Column by tzo.
Exclusive to STR
The law perverted! And the police powers of the state perverted along with it! The law, I say, not only turned from its proper purpose but made to follow an entirely contrary purpose! The law become the weapon of every kind of greed! Instead of checking crime, the law itself guilty of the evils it is supposed to punish!
If this is true, it is a serious fact, and moral duty requires me to call the attention of my fellow-citizens to it.
~ Frédéric Bastiat
These are the words with which Bastiat began his famous treatise "The Law
" in 1850, and it remains imperative today to focus attention on the serious fact that the law has been perverted and inverted and achieves the opposite of what it professes to accomplish.
But if this has truly been an ongoing and serious problem for such a long time, why is it not generally recognized? Wouldn’t most people today judge that Bastiat was overstating his case? The law may not be perfect, but to call it evil is surely a gross exaggeration, isn’t it?
Well, we have to begin by looking at that little three-letter word, "law," and consider just what it means to the average person who hears it. Most people think of themselves as good, law-abiding people, and it is no small factor that "good" and "law-abiding" go together like chocolate and peanut butter here. This can be a very useful pairing for those who create the law, and a very difficult pairing to separate in the minds of those who have been taught about the law by those who create the law.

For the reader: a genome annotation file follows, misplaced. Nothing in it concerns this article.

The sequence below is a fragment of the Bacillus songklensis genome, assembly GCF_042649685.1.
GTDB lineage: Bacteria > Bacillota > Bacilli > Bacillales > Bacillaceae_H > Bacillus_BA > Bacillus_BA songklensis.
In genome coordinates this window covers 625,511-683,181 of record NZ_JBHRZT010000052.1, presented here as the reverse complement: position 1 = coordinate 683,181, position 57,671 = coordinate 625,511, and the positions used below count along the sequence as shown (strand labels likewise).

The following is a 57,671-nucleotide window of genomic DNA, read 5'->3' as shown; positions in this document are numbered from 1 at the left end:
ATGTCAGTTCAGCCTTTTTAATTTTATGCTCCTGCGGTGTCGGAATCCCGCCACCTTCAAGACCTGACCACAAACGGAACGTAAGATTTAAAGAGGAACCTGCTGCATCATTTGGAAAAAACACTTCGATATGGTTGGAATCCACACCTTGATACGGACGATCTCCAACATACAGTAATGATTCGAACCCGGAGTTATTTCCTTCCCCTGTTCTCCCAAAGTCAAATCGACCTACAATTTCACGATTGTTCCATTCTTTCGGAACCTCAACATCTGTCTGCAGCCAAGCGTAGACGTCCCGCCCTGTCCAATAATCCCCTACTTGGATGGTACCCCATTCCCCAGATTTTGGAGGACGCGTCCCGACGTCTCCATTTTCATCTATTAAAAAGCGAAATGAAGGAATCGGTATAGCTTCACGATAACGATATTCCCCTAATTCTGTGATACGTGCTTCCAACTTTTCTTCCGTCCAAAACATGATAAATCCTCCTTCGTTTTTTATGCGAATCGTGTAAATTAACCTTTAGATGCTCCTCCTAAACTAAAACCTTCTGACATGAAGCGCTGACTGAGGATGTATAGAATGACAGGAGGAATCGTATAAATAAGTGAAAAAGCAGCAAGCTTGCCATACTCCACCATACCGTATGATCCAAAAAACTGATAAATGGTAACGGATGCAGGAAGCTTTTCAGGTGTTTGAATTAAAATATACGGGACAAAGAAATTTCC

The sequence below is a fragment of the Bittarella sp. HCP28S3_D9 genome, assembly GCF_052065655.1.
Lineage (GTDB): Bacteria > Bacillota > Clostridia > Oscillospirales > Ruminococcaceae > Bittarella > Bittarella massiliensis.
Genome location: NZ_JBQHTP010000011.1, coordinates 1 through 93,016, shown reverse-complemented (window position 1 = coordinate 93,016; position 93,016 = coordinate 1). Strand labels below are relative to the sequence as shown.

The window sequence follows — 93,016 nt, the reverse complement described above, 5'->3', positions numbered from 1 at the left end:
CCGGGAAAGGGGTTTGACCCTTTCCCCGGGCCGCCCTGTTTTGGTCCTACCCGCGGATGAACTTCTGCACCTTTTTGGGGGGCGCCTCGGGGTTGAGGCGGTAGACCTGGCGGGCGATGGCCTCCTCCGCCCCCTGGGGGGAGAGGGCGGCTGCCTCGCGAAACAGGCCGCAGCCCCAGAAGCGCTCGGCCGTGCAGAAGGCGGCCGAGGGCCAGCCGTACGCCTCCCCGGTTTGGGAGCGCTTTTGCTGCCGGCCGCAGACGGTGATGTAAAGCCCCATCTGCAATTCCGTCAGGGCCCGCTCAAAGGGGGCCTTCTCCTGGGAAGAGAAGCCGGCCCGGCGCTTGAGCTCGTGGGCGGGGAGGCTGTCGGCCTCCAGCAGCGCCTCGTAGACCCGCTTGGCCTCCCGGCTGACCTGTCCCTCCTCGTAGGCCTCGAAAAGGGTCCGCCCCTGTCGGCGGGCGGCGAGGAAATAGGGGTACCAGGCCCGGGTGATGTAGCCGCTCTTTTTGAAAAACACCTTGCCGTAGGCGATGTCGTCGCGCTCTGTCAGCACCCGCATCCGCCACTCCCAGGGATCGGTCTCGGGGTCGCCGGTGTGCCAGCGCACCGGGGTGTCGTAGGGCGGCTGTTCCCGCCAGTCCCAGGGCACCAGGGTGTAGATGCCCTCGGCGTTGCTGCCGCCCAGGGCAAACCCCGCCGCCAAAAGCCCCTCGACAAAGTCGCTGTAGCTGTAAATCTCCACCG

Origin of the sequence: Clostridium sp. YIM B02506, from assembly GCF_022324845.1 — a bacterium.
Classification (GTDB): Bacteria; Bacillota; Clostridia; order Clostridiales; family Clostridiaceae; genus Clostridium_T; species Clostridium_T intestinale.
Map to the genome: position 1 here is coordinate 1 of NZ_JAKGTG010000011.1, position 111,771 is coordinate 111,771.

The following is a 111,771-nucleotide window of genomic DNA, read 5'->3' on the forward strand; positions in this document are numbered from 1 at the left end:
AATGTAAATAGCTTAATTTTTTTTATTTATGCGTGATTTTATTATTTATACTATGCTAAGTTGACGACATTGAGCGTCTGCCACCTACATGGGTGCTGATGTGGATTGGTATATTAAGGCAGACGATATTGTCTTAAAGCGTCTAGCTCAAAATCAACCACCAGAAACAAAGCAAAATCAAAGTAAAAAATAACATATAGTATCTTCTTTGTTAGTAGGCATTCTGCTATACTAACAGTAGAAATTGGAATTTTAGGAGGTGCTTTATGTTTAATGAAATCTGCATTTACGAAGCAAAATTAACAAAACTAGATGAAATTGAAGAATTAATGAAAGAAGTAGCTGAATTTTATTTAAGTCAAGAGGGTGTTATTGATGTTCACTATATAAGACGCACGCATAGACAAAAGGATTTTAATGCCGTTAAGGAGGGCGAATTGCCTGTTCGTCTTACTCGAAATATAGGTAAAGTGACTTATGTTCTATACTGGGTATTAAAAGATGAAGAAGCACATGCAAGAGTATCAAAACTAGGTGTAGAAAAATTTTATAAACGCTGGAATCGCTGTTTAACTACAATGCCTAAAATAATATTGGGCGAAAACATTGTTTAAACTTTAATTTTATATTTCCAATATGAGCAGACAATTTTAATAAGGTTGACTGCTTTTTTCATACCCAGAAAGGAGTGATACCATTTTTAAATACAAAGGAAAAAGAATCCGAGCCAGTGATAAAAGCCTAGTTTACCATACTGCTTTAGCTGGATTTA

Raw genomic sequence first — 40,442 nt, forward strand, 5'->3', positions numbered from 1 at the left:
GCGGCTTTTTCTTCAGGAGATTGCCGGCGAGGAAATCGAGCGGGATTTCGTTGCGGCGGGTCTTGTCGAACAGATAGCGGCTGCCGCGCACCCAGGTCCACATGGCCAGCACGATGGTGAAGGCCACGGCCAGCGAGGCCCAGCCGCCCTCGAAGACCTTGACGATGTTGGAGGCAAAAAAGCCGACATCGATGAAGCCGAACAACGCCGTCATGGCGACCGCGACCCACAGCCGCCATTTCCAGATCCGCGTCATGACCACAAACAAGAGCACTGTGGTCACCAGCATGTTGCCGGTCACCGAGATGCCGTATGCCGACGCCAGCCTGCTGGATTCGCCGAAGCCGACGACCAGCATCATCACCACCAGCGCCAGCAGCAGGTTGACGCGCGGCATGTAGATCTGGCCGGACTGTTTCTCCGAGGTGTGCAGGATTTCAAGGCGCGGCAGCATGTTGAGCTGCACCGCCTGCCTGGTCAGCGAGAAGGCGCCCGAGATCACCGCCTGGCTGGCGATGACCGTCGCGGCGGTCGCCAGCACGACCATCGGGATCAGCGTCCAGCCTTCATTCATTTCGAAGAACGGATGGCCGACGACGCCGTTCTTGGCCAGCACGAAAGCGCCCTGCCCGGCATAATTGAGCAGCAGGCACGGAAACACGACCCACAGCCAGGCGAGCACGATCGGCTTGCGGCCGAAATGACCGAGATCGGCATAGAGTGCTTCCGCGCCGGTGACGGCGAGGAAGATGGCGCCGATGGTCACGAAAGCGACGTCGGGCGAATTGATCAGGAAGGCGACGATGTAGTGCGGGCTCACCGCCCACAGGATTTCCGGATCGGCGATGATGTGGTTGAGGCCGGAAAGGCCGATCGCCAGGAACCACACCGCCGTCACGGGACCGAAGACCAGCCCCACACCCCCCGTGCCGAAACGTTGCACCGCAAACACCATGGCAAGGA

To make discussion of these matters even more difficult, many will deny the assertion that it is the same organization that both creates and teaches about the law—an obvious conflict of interest—but of course that invisibility is the beauty of the system, and the key to why it is so successful.
The government creates the law, and the government teaches the people—beginning at a very tender age—all about the law. They also manage to convince their charges that these are two distinct and separate organizations—or at least two very distant and unrelated branches of the same organization—that really have nothing to do with each other. Legislators legislate, teachers teach, and ne’er the twain shall meet. Genius!
Well as you might guess, I subscribe to the view that the government is the government wherever it is in charge, and it's main job is to look out for itself and to keep itself going and growing.
Government has discovered that by molding (double meaning intended) the minds of its citizenry, it can fabricate an invisible holding cell wherein the unaware citizen believes all sorts of contradictions that effectively keeps him trapped within a prison he cannot see and cannot believe exists because he knows perfectly well that he is free. But it was noted long ago by Johann Wolfgang von Goethe that:
None are more hopelessly enslaved than those who falsely believe they are free.
Government education is not incidental or unrelated to other government endeavors—Indeed, it is essential!
One of the main indoctrination points drilled into the students of government schools is that the government creates the law of the land, and that law is to be obeyed because it is moral and ethical to do so. Good people obey the law, and bad people break it: Keep it simple for the kiddies.